The New, Improved College Tax Credit

Beginning for 2009, most parents of college students can get a $2,500 break.

There’s a new $2,500 college tax credit for 2009, 2010 and possibly beyond. Even if your family hasn’t qualified for earlier college tax credits, this one might put thousands of extra dollars in your pocket. 

Technically, the new credit is an expansion of the old Hope college credit. But many more families (including both low-income and upper middle-income) qualify. Married couples filing jointly who have modified adjusted gross income of up to $160,000 ($80,000 for single parents) can claim the full credit for 2009 and 2010. Above that income level, the credit gradually phases out, with those earning up to $180,000 ($90,000 for singles) eligible to claim a partial credit. By contrast, the old Hope credit was available in full for 2008 only to couples with incomes below $96,000 ($48,000 for singles). The expanded credit can even by claimed by taxpayers paying the alternative minimum tax (AMT).

The new credit is also partially refundable. What that means is a family which doesn’t earn enough to pay income taxes will get $1,000 back. A family which would otherwise owe, for example, $2,000 in income tax, should qualify for the full $2,500–it would have its $2,000 tax bill wiped out and get $500 back as part of the refundable credit.

The American Opportunity credit is only for undergraduates going more than half time and doesn’t replace the existing $2,000 Lifetime Learning tax credit. (That one is still useful for graduate and part-time students.)  But it can be claimed for all four years of undergraduate study, whereas the old Hope credit was only good for two years.

The amount of the new credit equals 100% of the first $2,000 of qualified tuition and expenses paid and 25% of the next $2,000 of expenses. So a student must have incurred $4,000 in eligible expenses for a family to receive the $2,500.

What are eligible expenses? That’s the amount of qualifying tuition and related expenses, including student activity fees and required books, paid to an eligible educational institution on behalf of a student (the taxpayer, spouse or dependent) who is studying at least half-time.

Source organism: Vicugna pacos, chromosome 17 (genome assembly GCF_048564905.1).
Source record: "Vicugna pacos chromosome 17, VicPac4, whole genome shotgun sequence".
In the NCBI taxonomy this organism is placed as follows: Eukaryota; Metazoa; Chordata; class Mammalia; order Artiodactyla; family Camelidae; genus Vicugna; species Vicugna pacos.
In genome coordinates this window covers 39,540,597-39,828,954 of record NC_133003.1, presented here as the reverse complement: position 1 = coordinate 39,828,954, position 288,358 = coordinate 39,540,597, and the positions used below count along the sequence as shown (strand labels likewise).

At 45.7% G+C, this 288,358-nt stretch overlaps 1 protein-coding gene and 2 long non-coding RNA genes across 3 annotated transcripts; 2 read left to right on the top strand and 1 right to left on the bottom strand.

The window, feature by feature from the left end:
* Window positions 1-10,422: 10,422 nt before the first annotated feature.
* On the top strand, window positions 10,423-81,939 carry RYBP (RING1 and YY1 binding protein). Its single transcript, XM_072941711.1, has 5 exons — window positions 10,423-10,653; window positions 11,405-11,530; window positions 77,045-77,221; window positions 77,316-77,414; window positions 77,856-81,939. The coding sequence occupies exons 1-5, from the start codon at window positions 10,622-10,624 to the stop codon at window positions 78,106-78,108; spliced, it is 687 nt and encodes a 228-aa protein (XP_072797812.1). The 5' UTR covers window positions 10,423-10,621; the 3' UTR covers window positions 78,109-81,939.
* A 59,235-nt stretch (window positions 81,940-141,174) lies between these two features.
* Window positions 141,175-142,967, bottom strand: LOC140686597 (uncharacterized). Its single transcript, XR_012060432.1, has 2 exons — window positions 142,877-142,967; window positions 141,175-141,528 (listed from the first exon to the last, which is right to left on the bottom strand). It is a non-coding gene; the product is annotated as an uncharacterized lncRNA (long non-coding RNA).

Virtually all accredited public, nonprofit and proprietary (meaning privately owned and profit-making) postsecondary institutions qualify as eligible schools. That’s simple. Figuring what your family “paid” is trickier.

That’s because you can’t claim the American Opportunity or Lifetime Learning credits for any expenses that were covered by the tax-free portion of a distribution from a 529 state college savings plan, a 529 state prepaid plan or a Coverdell Education Savings Account (ESA).

The credit also can’t be claimed against expenses paid from the following sources:

–Tax-free scholarships and fellowships;
–Pell grants from the federal government;
–Employer-provider educational assistance (tuition reimbursement);
–Veterans’ educational assistance;
–Other tax-free payments received as educational assistance.

Here’s the key: You can claim the credit in the same year as any of the above, just not for the same expenses. For example, if a child has $4,000 in qualified educational expenses attending a state university and gets $4,000 in Pell grant money, he has no remaining qualified educational expenses left to claim a tax credit against. If he’s got $8,000 in expenses and a $4,000 Pell, he can qualify for the full $2,500 American Opportunity credit too. If his family has too little income to pay any income tax, it can still get a $1,000 refundable credit.

By Troy Onink who is a college funding consultant who provides advice on paying for college at